Sunday, 7 October 2012

California, September 2012 - Angels Camp and Yosemite National Park

After eight days on the coast it was time to move on, this time inland. Our plan was to spend a few days at Yosemite National Park, despite the warnings from the locals in Bodega Bay, who suggested that we would not like it since there were too many people around. But having never been there before, and seen so many interesting wildlife programmes about Yosemite, we had to go a see for ourselves. We set off early as we had a long drive ahead of us and wanted to arrive in good time since we had yet to book any accommodation. After a couple of stops on the way, we eventually stopped in the town of Angels Camp, just to the north of Yosemite.

Yosemite National Park (along the Tioga Pass)

Angels Camp was an interesting place with a mix of modern industrial units and old buildings typical of a scene from a John Wayne Western! Some of the saloons still had swing doors and I wondered that if I ordered a beer it would have been slid down the bar to me. We managed to get the last room in the local Travel Inn, and after a quick break we headed out to find somewhere to stretch our legs. At the eastern end of the town we found a recreation area called 'Glory Hole recreation Area' and so decided to go and have a look. By now the light was fading, but we found an area that looked as if it might produce some birds, and got out for a stroll. Given the lateness in the day there wasn't much around but we did see a covey of over very vocal 30 California Quails. The scrub produced a flock of 10 Bushtits, and six Californian Towhee, Cooper's and Red-tailed Hawks, several American Robins, American Kestrel, Merlin and over five Acorn Woodpeckers.


The next morning five Lesser Goldfinches were feeding in the car park at our Travel Inn, so after a quick look at them we headed off. Our first stop on the way to Yosemite was Big Trees State Park. I was eager to do some woodland birding, and hopefully catch up with some new species, but I hadn't expected it to be so hard. A combination of evergreen foliage, very tall trees and all the birds being in the canopy, made birding pretty tough, nonetheless I did manage to find a few species that had opted for a lower elevation to feed at. Red-breasted Nuthatches, Oregon Junco, Brown Creeper and Chestnut-backed Chickadee were numerous.

Hermit Thrush

In addition, we saw Wilson's, Orange-crowned, Nashville and Black-throated Grey Warblers and a cracking male Golden-crowned Kinglet. A single Hermit Thrush was a nice find, whereas the juvenile Townend's Solitaire had me scratching my head for a while.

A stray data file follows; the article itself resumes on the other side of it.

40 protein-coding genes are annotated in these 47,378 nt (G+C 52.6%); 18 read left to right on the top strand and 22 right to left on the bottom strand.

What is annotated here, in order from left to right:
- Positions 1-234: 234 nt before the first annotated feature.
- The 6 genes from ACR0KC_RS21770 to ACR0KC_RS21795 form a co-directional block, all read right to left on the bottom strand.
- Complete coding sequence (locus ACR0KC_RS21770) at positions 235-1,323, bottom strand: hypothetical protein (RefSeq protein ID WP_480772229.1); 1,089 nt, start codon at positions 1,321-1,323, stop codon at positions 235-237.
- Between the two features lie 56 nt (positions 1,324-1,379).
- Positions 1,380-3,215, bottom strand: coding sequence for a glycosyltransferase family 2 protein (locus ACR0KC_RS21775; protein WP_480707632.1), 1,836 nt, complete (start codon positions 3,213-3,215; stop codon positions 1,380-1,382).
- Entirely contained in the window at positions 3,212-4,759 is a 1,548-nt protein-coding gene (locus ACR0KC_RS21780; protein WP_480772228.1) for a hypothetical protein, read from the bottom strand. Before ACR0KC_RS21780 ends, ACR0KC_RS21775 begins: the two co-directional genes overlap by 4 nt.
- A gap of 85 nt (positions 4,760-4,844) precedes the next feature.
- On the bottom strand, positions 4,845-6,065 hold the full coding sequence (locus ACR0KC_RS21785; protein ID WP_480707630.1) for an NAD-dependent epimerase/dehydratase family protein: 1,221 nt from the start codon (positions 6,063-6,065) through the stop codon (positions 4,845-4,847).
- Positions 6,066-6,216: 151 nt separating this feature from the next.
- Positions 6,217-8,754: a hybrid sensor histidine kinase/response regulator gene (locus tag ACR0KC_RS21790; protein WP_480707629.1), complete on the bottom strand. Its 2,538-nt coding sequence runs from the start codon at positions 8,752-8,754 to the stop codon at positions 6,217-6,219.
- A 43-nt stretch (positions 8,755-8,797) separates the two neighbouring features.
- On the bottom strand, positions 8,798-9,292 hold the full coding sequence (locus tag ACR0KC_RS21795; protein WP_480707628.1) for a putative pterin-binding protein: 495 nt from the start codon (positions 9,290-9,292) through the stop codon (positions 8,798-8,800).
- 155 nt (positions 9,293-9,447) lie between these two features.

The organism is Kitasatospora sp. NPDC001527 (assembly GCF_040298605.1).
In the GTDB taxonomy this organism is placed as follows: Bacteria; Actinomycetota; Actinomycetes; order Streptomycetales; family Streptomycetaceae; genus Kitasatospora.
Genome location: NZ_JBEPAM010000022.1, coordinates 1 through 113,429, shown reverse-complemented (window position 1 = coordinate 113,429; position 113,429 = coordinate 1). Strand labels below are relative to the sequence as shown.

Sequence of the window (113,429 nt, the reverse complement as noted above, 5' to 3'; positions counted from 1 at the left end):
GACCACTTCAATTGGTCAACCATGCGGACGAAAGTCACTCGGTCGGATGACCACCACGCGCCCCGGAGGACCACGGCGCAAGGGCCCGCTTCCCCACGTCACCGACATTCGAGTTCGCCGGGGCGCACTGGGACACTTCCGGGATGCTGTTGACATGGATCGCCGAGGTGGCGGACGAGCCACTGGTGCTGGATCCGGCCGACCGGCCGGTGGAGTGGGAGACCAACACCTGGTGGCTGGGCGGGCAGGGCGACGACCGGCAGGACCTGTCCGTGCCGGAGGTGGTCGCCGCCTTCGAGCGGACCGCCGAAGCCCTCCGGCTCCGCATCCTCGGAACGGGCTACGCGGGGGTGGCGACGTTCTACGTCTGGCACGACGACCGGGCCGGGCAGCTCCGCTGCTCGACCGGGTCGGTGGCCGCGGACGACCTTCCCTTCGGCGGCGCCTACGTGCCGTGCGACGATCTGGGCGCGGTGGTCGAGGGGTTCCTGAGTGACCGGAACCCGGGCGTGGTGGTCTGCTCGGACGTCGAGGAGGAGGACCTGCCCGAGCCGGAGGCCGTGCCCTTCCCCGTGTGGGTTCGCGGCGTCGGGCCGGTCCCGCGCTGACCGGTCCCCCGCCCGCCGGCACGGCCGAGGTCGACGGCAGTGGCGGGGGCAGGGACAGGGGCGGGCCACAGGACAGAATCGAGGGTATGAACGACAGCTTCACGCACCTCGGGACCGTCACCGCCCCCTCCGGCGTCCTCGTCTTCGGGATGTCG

Townsend's Solitaire

Our next stop was Yosemite, our accommodation was located in the village of Buck Meadows along Highway 120, which was located approximately 25 minutes drive from the entrance to Yosemite. In the grounds over 15 American Robins, more Acorn Woodpeckers and Californian Towhees, Mourning Doves and a large flock of Brewer's Blackbirds were present. For our first full day in Yosemite we elected to go into Yosemite Valley and see some of the famous sites. Parts of the valley were spectacular, but as had been suggested, there were a lot of people around, and it was difficult to find places that we could be alone. The birding was fairly poor also, with the highlight being White-throated Swift, which as swifts go is a cracking bird. Other species included American Dipper, Steller's Jay, Band-tailed Pigeon, Bushtit, Hairy and Acorn Woodpeckers, Black Phoebe and Northern Flickers, the latter of the western Red-shafted form. At the end of our first day in Yosemite Valley I have to say I felt very underwhelmed by the experience, I expecting to see large open areas and get a feeling of wilderness as we wandered, but with the network of managed walkways, lots of traffic, organised stopping places, large numbers of people, and lack of wildlife, I unfortunately did not get that.
Oregon (Dark-eyed) Junco

For our second day we decided to take Highway 120, otherwise known as the Tioga Pass. We began at Chevron Meadow, which is located behind the gas station at the junction of Big Oak Flat Road (the road to Yosemite Valley), a dawn start can produce Great Grey Owls, but I did not see them, but did see White-headed Woodpecker, Lincoln's Sparrow, Ruby-crowned Kinglet, Oregon Junco, Band-rumped Pigeon, Mountain Chickadee, Red-brested Nuthatch, Steller's Jay and White-Crowned Sparrow.

Mountain Chickadee

Our next stop was White Wolf Camp, the camp itself was closed, but there are meadows and woodlands to explore. There must have been a fall on the day we were there since I was seeing loads of warblers, on the move, the majority of which were Yellow-rumped Warblers but also Yellow and Orange-crowned and Ruby-crowned Kinglets.
Ruby-crowned Kinglet

We stopped in the lay by at Porcupine Flat and were immediately greeted with a flock of several hundred birds, the majority of which were Oregon Juncos and White-crowned Sparrows. There were also a few MacGillivray's Warblers, Ruby-crowned Kinglets and a Downy Woodpecker. Violet-green swallows were also present overhead.

Yellow-rumped warbler

Tenaya Lake was an excellent stop where the highlights included Clark's Nutcracker, more MacGillivray's and Yellow-rumped Warblers, White-throated and Song Sparrows. 

Yellow-rumped Warbler

In contrast to Yosemite Valley, the Tioga Pass was everything I expected, wild and open space, fantastic scenery and very few people and traffic. It was possible  to walk a trail and not meet another person for a couple of hours, which is what I was hoping for, more importantly  the birding was much better.

No comments:

Post a Comment

Related Posts Plugin for WordPress, Blogger...